16 October 2014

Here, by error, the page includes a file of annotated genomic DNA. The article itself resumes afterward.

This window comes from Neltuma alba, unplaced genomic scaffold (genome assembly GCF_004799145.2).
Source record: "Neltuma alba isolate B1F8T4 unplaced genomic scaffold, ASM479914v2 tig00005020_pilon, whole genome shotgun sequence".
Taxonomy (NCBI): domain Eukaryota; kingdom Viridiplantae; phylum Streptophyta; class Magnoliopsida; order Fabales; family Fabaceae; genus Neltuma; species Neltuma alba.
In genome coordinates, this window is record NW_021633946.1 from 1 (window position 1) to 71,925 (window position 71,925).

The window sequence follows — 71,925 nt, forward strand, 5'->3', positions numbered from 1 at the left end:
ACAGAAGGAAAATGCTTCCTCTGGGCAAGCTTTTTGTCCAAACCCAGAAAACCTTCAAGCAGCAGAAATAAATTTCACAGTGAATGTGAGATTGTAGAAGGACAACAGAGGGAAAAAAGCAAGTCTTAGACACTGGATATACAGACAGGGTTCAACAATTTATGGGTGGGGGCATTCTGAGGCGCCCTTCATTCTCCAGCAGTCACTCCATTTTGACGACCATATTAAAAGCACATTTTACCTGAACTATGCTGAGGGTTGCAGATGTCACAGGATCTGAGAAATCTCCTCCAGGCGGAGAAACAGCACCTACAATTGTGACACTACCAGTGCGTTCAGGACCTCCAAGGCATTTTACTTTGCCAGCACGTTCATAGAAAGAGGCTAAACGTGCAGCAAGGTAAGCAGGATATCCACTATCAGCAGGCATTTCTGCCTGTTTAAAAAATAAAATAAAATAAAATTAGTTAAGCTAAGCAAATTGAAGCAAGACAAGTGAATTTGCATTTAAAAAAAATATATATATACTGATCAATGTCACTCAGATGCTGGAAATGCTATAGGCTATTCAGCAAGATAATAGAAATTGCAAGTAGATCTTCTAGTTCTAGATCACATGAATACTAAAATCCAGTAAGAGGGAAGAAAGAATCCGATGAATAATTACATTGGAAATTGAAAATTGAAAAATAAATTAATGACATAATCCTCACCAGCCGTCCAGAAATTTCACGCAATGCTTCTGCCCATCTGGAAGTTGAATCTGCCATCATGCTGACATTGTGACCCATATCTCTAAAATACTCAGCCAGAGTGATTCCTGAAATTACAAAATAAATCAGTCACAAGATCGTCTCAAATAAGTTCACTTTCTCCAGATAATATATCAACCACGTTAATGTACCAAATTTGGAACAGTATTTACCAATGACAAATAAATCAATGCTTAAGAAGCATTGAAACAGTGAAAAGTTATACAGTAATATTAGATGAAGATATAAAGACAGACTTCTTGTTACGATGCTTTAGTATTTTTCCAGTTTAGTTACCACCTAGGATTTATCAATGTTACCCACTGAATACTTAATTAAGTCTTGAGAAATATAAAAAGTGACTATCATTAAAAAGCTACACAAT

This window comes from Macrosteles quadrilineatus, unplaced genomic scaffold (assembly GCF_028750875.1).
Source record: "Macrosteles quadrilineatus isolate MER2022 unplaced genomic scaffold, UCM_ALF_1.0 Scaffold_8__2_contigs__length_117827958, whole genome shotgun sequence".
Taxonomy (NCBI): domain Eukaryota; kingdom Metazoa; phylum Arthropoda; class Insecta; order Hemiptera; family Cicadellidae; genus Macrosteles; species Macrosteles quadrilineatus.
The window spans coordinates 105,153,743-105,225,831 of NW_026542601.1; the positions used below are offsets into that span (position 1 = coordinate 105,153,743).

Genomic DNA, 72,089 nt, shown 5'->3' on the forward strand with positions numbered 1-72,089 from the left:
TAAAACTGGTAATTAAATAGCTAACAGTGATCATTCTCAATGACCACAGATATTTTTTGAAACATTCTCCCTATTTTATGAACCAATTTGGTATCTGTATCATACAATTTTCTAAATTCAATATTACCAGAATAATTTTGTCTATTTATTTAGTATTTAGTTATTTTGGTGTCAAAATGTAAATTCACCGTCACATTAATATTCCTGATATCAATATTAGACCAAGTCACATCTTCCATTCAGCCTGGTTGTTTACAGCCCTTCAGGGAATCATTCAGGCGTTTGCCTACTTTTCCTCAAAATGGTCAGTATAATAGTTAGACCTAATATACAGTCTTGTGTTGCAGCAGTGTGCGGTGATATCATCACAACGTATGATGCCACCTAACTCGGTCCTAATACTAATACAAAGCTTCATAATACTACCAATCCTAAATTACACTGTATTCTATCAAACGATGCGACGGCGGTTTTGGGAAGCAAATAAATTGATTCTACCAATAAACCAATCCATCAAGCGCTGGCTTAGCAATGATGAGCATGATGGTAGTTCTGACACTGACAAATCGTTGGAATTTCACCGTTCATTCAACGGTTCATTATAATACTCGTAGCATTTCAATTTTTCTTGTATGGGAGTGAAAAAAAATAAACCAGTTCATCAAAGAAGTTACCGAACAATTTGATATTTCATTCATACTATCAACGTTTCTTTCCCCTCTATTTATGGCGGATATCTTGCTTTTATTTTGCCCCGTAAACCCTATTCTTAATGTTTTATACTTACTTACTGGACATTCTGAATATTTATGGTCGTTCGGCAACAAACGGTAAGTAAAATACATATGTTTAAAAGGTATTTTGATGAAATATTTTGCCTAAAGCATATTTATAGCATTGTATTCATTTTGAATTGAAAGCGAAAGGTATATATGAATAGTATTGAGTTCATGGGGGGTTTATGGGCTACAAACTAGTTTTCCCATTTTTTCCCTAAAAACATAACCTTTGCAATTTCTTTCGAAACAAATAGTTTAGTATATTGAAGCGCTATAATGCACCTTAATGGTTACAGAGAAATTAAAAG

The climate of press freedom continued, and also the possible limits implied by the enactment of the Audiovisual Communication Services Law remained postponed. The Frente Amplio senators postponed passage of that bill known as the media law until after the October 26 elections. The criticism made by the opposition and the legal doubts voiced by former president and current candidate Tabaré Vázquez, and those of President José Mujica, determined its postponement. The Senate committee that studied the bill passed by the Chamber of Deputies, and in which amendments had been incorporated, sent it to the plenary session on July 11, but the legislators of the governing Frente Amplio party decided by majority to postpone their consideration until after the national elections. If it had been voted on by the Senate with its new wording the differences in the bills approved by one and the other chamber would have required the convoking of the General Assembly, which was in conflict with the electoral campaign. In addition rules on free of charge advertising were being incorporated, with a criterion that favored the governing party. According to the chair of the Frente Amplio, Mónica Xavier, “there exists the commitment to pass the law in this legislative term” which will wind up in February 2015. On May 10 El País news photographer Gerardo Pérez, with 28 years at the paper and experience in coverage in Uruguay and abroad, was detained and held incommunicado for four hours at a police station for shooting the scene of an accident that cost the life of a child. Pérez said that he was treated like “a common prisoner.” “They took away my shoelaces, watch and a chain. No one gave me any explanation,” he said. The police officers interrogated him and refused to give him a copy of his statements. The newspaper filed a formal complaint with the courts, which began summary proceedings. To date there has been no further news. On September 2 the federal Senate unanimously approved the new Penal Code which changes the penal model from inquisitional to accusatory, in which investigation is headed by the Public Prosecutor’s Office. The judge becomes an impartial third party that calls to hearing, listens to the prosecutor, the person investigated, the victim and then resolves in oral hearings. While it is foreseen to come into effect in February 2017 and still lacks the vote of the Chamber of Deputies there is a controversial point for the press. It establishes that the latter “must uphold the good name and integrity of the victims, witnesses and accused, under responsibility for damages and losses. Every person on whom there has been information has the right to be published without charge in reports of similar characteristics their stay, absolution or closure of the proceedings.”